(Date:12/1/2015)... ... December 01, 2015 , ... ... (BHCOE) today announced that the organization has awarded Education and Developmental Therapies (EDT), ... Distinguished Award. The award celebrates exceptional special needs providers that excel in synthesizing ...
(Date:12/1/2015)... , ... December 01, 2015 , ... Lutronic, a leading ... Clarity, the latest addition to the devices for sale in the United States. ... Alexandrite and long-pulsed 1064 nm Nd:YAG lasers, into a single platform that is easy ...
(Date:12/1/2015)... ... December 01, 2015 , ... XTC Semifinals 2016 ... semi-finalists to head to Las Vegas for CES 2016, the world’s largest Consumer Electronic ... Consumer Technology Association Gary Shapiro, Founding Partner of Pacific Investments Veronica Serra, and venture ...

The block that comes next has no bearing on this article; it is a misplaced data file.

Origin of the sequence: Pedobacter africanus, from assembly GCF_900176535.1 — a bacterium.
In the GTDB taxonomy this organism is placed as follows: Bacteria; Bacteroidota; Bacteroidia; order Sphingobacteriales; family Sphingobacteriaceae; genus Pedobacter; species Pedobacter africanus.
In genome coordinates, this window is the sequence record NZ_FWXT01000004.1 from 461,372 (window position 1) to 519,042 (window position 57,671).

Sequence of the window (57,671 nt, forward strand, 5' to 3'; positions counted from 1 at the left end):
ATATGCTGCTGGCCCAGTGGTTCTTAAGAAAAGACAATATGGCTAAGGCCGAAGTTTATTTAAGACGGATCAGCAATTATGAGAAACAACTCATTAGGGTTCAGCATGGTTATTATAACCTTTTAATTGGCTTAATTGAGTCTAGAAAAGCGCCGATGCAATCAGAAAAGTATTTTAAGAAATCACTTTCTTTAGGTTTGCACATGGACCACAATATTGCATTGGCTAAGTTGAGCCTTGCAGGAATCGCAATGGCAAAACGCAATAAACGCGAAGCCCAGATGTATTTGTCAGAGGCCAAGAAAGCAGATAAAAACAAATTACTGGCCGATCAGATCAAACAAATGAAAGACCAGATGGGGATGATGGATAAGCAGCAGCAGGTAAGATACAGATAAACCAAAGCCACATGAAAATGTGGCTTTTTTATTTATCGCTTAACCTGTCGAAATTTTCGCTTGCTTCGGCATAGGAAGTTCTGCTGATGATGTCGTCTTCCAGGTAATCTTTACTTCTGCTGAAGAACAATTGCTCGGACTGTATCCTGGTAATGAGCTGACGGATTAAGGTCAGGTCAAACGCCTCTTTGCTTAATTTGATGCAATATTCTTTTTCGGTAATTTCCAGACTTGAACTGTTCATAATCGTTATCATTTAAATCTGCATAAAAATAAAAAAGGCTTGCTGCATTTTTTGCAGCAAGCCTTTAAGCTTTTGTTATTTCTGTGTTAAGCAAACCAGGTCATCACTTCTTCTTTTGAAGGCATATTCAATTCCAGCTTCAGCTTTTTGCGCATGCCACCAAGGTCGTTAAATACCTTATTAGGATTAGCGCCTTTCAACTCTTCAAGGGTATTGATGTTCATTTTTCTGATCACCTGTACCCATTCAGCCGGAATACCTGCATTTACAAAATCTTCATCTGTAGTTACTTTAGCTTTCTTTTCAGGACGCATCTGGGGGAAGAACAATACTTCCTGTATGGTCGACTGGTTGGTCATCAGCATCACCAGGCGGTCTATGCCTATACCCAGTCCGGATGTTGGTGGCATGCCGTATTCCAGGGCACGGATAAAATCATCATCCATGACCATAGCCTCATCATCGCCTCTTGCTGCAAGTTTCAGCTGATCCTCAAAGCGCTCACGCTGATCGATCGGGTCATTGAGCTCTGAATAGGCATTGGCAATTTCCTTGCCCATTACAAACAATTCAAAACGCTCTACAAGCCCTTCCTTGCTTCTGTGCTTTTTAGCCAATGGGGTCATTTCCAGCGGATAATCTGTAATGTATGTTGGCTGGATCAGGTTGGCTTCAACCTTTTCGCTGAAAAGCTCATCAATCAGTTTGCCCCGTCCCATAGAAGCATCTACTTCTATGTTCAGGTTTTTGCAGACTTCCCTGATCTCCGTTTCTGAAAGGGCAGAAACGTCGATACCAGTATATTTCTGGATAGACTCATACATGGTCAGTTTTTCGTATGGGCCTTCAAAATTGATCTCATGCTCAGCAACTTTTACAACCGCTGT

(Date:12/1/2015)... , ... December 01, 2015 , ... Nurotron Biotechnology Co., ... its largest order to date. , The order will be from the China ... Venus Cochlear Implant System is an effective solution for children and adults suffering from ...
Breaking Medicine News(10 mins):
(Date:12/1/2015)... , Dec. 1, 2015  Athletic apparel ... founder have agreed to pay $1.35 million to ... advertised the company,s copper-infused compression clothing would relieve ... arthritis and other diseases. Tommie ... requires the company and its founder and chairman ...
(Date:12/1/2015)... , Dec. 1, 2015 Assurex Health, ... GeneSight® Psychotropic test giving healthcare providers an expanded range ... for patients suffering from depression, anxiety, bipolar disorder, ... health conditions. i .   ... With the addition of two new drug ...
(Date:12/1/2015)... Calif. , Dec. 1, 2015 ... products and services, announced today that it has been ... services organization. Members served by Novation will have access ... devices, sports bracing products and soft goods dedicated to ... --> The aging U.S. population, rising prevalence ...
Breaking Medicine Technology: